We worship a triune God. We worship unity in diversity. We worship a God who is complicated and multi-voiced through the centuries. And this God teaches us that each individual voice needs to be more than tolerated: they need to be celebrated.

Our different perspectives are valuable, not just a fact. They are gifts of God, given by the Spirit for our enrichment, for the benefit of the whole. Those aspects of ourselves that make us different also lead us to see aspects of the world that others cannot, movements of the Spirit that others miss. That’s important. That is necessary. That is necessary if the Body of Christ is to function as a full Body, and not just a disembodied head, or a dismembered arm.

And though the fact that our differences lead us to see the world distinctly, often leads to clashes and conflicts, that’s ok. If the spirit can speak through our differing voices, our distinct perspectives, then the spirit is going to speak through our conflicts too.
Sometimes the people of God disagree. Sometimes they do this loudly and vigorously. And sometimes, unfortunately, they do this in not so kind ways. Conflict isn’t antithetical to being a good Christian– you can have conflict and still have unity.

Because, in the end: What gives unity isn’t similarity, and it isn’t perfect agreement, and it isn’t, most certainly, forced acquiescence. What gives unity is simple: Unity is found in love.

Jesus and God and the Spirit are bound in love. The perfect sort of love that recognizes the unshakable, unbreakable image of God in the other. That honors the other, and promises that despite disagreement, the relationship will not end. Love: patient, kind, unselfish and unfaltering. The sort of love that we find in God is the sort of love we are called to cultivate for all people on earth. That sort of unbounded, unbroken love flowing out from God and uniting us with every living thing.

That is the love in which we find ourselves, and all of creation already enclosed, so long as we open our hands to embrace it. As the poet Hafiz said: out of a great need, we are all holding hands and climbing, not loving is a letting go. Listen! The terrain around here is far too dangerous for that.


Love Wins: And so do tiny sentences, evidently.

Remember that time I asked if y’all would be interested in my rambling thoughts on Rob Bell’s new book? Well, being as no one talked me out of it, I hereby begin a weekly series that shall be known as:
Love Wins! (You’d think more people would be happy.)

Part 1: Preface: Millions of Us
First off, let’s get this out of the way:
The layout is driving me up the wall.
I mean, really.
(Whole thing?
It reads like this.
Tiny little lines.
And questions? So many little questions?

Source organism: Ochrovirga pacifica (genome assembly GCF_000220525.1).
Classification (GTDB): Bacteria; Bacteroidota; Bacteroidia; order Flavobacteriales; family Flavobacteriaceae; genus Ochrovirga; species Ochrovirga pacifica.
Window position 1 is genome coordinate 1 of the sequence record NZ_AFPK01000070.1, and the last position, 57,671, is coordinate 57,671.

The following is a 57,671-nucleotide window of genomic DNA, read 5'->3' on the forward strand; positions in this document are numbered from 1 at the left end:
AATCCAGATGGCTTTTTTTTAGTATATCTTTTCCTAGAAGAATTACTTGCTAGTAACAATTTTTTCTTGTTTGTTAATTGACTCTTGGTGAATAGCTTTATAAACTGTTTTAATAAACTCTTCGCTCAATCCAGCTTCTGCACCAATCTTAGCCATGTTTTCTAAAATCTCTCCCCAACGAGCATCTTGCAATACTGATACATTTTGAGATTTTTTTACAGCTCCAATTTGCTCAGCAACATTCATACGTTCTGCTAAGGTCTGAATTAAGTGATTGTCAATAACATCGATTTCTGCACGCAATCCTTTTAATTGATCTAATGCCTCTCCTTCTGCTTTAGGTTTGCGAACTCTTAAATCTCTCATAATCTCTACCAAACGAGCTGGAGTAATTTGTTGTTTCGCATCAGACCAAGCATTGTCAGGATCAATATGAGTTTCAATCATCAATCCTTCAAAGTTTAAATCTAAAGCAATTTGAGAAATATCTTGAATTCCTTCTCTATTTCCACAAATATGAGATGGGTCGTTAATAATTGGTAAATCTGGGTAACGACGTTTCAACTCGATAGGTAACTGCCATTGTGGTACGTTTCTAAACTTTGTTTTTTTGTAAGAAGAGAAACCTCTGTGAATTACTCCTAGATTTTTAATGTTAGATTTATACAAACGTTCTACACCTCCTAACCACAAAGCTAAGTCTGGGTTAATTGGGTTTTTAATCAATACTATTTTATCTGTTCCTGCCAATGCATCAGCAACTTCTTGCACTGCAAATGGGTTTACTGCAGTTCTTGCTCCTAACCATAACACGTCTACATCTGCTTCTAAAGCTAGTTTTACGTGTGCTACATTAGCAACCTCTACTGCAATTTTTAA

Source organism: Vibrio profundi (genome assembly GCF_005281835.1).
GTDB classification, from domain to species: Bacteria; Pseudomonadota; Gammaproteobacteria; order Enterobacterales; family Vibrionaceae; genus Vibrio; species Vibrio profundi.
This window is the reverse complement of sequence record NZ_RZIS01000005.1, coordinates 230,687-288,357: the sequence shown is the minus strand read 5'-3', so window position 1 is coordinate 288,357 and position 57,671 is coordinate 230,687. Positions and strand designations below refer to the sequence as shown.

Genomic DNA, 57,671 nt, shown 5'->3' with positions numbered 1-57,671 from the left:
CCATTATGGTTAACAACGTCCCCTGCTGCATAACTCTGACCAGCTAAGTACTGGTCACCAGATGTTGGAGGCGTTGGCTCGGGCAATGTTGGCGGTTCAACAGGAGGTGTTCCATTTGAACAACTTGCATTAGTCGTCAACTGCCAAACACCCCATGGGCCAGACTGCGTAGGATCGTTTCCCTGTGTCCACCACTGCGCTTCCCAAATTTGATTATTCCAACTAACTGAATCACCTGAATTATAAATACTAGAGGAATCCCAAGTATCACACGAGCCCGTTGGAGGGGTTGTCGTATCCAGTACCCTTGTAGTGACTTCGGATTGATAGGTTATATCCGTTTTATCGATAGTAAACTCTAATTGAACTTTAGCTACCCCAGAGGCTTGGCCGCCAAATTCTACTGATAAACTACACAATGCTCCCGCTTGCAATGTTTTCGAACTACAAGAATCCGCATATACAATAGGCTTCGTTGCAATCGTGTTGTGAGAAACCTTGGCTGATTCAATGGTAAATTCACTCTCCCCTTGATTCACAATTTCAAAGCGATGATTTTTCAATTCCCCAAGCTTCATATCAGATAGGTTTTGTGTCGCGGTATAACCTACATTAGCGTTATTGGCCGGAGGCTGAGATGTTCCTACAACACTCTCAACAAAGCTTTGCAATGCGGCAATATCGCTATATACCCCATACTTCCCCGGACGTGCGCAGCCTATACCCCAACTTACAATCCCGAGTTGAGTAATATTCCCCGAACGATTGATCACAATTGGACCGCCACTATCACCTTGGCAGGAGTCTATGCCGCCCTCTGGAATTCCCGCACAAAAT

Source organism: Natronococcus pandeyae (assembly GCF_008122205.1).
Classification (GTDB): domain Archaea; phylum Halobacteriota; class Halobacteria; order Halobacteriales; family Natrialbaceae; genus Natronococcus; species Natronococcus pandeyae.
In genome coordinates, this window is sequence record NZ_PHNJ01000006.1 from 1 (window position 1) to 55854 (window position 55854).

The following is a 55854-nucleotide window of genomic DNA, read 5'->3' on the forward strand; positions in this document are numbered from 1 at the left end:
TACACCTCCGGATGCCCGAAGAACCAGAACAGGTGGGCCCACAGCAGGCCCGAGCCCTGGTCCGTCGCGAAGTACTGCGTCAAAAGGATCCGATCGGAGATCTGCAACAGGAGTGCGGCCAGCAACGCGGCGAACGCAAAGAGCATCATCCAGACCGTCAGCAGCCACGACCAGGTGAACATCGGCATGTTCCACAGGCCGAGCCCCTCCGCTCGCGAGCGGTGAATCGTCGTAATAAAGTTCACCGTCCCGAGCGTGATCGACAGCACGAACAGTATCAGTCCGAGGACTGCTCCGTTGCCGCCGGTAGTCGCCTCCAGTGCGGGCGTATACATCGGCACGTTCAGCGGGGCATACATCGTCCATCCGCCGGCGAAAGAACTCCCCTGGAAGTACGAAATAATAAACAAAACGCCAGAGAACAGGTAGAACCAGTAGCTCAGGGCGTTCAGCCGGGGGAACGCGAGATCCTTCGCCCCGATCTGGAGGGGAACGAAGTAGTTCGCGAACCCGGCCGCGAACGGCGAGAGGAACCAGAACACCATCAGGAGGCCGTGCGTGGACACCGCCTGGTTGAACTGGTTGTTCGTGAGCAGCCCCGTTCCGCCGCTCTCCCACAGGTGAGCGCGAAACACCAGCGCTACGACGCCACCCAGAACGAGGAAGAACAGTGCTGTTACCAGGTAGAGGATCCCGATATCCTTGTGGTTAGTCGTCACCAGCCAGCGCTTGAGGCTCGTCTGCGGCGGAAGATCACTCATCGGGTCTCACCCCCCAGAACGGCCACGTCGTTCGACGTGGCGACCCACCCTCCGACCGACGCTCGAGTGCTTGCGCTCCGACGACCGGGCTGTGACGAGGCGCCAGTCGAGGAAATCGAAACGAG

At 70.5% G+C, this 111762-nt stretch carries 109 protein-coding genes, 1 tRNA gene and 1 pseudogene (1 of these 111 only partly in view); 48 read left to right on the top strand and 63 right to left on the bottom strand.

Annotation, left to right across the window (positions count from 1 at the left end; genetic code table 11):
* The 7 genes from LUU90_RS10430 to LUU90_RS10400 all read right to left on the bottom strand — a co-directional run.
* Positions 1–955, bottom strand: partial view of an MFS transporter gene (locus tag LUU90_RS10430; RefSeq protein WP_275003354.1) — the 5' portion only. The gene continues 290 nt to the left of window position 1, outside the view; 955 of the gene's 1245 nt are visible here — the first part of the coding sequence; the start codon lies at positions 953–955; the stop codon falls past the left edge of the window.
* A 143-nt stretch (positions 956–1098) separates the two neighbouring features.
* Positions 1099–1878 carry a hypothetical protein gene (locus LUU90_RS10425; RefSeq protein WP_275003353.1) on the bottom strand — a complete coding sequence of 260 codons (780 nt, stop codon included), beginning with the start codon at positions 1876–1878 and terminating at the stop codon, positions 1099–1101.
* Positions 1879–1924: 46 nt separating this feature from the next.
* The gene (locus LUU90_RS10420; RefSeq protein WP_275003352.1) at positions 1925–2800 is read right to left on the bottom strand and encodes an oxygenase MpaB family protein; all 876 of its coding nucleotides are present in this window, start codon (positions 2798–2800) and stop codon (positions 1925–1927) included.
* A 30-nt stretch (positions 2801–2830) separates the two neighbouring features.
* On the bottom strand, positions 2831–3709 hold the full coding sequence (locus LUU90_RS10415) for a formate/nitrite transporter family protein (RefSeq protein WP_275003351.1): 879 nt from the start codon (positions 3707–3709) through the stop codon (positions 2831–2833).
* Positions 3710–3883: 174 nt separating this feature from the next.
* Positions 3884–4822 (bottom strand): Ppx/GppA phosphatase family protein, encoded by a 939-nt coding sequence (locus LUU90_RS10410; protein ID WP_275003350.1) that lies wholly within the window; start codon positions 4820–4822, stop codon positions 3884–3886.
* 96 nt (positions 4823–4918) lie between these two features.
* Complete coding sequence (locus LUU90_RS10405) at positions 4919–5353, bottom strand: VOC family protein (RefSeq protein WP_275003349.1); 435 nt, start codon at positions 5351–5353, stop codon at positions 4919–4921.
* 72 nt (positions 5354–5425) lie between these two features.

Have you noticed?)

Either I am not trusted enough to read two complete sentences in a row, or he’s going for something akin to oral presentation in a written form (difficult to believe, given the overall vocabulary level of the book– that generally takes a lot of thinking/reading out loud in your head) or, option three, he’s segueing into a pseudo- poetical form, and trying to make the reader feel deep and insightful. Actually this would go along with a theory I’m beginning to develop about the way Bell is approaching this book, and its topic. More on that later.

Bell opens the book with stating something that should be apparent, but might not be, for the average reader of this book: Jesus’s central message is about God’s expansive love, but this central message frequently gets lost when surrounded by talk of heaven vs hell, and fiery damnation. So then, our struggle now is whether this heaven and hell stuff really is central (& biblical) to the message, or whether it is adiaphora. He points out that arguing and dissent is not new in Christianity, and that, in fact, the Bible records lots of debate, even with God. and, he argues that nothing he is proposing is new– it’s all been said before in the course of Christian history.

A few things:
Hooray for Rob Bell, given that he is a prominent evangelical pastor, and he is confronting this, most central, and most thorniest of issues for the Protestant-y community. That takes courage, and given the book’s reception, even before it hit shelves, he deserves credit for raising the issue. That being said…..

From reading the book, I am getting conflicting messages. On the one hand, Bell explicitly tells the reader that this isn’t new. On the other hand, the language he uses and the entire set up of the book suggests over and over that this is SHOCKING, SURPRISING, INFLAMMATORY information, that I need to be led to gently, lest my head explode. The text layout (as I mentioned before) strikes me as odd on this count as well. All short little sentences and lots and lots of questions. What are you trying to ease me into? Why am I going to need to be eased into this?!? Good Lord, man, WHAT IS HAPPENING?!?!?